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ACCT 542 California State University Use of the IRS for Taxpayer Clients Case Study

It is the summer of 2021. Assume there has been no lawsuit as described above. Assume Jim,
after not having come back to you to prepare the tax returns, makes and appointment for you to
represent his S-corporation in an audit. You are going through a slow period and can use the
extra money to cover your expenses.

Jim comes in alone and says he wants to protect his wife from his problems as much as possible,
but for the tax years under audit, 2019 and 2020, he filed a joint return with Jane and is
concerned that Jane will be liable, along with him, if there is a balance due. Jim thinks there is
the possibility of a large balance due as a result of the audit.

Jim appears to be very nervous, his mustache area is perspiring, and appears very flush. He then
states, “I think I did something really stupid.”

Estimate that you will incur about 40 hours of billable time on this audit from start to finish, that
you will have 3 to 4 meetings with the auditor before the auditor presents his findings and asks
you to ask your client for an agreement to the additional tax, interest and penalties, if applicable.


1) Do you take the case?
2) If so, what conditions do you place on who you represent and who you don’t represent?
3) What effect will there be on Jane if the corporate audit turns out poorly, and why?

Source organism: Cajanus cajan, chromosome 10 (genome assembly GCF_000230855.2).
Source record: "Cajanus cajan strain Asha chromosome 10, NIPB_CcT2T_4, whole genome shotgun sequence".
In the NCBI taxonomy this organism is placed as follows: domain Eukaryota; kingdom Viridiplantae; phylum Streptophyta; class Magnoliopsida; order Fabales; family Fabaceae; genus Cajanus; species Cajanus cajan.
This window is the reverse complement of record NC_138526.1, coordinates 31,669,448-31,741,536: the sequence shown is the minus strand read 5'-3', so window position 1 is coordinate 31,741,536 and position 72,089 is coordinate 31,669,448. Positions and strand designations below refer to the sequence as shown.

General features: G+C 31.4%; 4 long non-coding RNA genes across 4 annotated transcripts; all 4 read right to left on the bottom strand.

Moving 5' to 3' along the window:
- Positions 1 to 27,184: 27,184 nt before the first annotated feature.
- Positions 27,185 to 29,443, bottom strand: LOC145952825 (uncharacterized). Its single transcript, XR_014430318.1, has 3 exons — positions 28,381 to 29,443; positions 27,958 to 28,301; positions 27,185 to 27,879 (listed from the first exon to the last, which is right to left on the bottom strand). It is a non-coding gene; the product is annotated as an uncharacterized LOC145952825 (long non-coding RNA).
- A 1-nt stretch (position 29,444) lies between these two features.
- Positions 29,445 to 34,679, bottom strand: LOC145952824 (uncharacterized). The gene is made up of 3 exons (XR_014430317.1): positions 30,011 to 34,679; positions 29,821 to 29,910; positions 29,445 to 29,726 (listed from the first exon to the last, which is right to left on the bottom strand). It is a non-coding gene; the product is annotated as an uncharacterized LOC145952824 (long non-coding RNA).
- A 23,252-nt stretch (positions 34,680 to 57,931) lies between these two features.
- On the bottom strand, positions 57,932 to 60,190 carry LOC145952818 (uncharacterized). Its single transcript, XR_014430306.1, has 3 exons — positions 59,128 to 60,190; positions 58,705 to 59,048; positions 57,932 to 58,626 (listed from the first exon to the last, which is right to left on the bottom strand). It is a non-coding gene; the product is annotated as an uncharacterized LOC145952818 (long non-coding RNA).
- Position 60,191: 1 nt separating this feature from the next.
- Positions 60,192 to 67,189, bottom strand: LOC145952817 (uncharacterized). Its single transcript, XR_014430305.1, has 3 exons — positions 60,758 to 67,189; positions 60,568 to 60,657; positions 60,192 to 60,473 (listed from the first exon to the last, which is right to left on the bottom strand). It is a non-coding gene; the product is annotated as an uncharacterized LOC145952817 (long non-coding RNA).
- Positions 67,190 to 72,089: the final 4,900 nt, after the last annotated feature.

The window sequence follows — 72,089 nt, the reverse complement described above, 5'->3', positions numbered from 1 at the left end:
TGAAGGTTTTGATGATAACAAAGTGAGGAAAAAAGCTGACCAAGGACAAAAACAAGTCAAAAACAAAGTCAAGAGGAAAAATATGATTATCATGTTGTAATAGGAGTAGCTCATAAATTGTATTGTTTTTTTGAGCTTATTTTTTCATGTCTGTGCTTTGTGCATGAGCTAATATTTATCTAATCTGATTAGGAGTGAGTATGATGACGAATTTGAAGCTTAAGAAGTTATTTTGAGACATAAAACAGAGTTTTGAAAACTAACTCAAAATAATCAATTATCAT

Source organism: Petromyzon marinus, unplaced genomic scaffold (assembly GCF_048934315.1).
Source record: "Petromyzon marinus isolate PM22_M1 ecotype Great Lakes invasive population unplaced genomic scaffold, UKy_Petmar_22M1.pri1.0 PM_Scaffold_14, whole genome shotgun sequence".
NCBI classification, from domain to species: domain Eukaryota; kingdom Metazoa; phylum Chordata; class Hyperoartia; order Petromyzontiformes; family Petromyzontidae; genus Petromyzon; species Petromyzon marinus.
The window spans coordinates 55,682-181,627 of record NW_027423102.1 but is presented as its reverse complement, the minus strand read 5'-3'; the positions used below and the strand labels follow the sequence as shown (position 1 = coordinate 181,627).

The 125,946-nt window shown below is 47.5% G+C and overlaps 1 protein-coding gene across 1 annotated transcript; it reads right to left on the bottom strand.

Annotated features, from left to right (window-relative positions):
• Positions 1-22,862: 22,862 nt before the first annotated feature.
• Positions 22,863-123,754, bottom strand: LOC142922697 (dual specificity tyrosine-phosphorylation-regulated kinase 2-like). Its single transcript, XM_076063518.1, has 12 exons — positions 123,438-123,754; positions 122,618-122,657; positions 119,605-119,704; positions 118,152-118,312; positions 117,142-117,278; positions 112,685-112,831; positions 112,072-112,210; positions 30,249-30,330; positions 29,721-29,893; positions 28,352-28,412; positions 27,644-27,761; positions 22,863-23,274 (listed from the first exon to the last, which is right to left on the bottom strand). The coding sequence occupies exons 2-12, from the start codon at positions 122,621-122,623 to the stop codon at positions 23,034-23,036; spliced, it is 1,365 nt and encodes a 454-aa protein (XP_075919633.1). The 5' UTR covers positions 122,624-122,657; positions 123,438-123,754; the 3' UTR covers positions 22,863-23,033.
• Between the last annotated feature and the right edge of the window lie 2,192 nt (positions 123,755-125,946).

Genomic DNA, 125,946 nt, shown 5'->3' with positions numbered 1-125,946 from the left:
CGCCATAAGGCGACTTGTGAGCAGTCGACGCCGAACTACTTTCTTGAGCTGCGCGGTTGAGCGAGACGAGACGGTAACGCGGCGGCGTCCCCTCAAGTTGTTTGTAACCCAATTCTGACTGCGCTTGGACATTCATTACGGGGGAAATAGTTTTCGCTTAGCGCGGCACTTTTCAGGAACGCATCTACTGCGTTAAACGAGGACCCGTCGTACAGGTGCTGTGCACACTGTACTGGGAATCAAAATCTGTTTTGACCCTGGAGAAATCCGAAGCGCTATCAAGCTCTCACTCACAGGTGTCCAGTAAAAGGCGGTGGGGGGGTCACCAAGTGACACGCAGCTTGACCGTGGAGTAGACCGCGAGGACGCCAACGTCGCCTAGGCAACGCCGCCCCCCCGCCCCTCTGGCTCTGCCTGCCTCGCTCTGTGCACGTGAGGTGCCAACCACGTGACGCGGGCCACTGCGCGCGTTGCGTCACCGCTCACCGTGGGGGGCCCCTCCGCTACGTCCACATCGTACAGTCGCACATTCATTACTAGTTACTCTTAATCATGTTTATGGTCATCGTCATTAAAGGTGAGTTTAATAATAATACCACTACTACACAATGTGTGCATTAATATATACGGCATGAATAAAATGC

4) How much will you charge up front to take the case?
5) How will you collect the remainder if Jim might be slow to pay?
6) If Jim fails to pay your second bill, how much time do you give him to find another CPA
before you inform Jim and the IRS that you no longer represent Jim?
7) What if the IRS auditor says, “I will need a power of attorney from Jim and a power of
attorney from Jane appointing you as their representative so that I can discuss changes that may
be made to their personal return as a result of the corporation’s audit”? Do you provide the IRS
with a power of attorney signed by Jane appointing you? If not, why not? Is there an alternate
form that allows the IRS to talk to you about Jane’s tax matters?
8) Is there anything you can do to minimize the chance that Jane will sue you if the corporation’s
audit turns out poorly? If so, what can you do?
9) What do you say to Jim right after he says he did something stupid?
10) What other type of professional should you recommend that Jim hire? And, at what stage
should that professional be hired?


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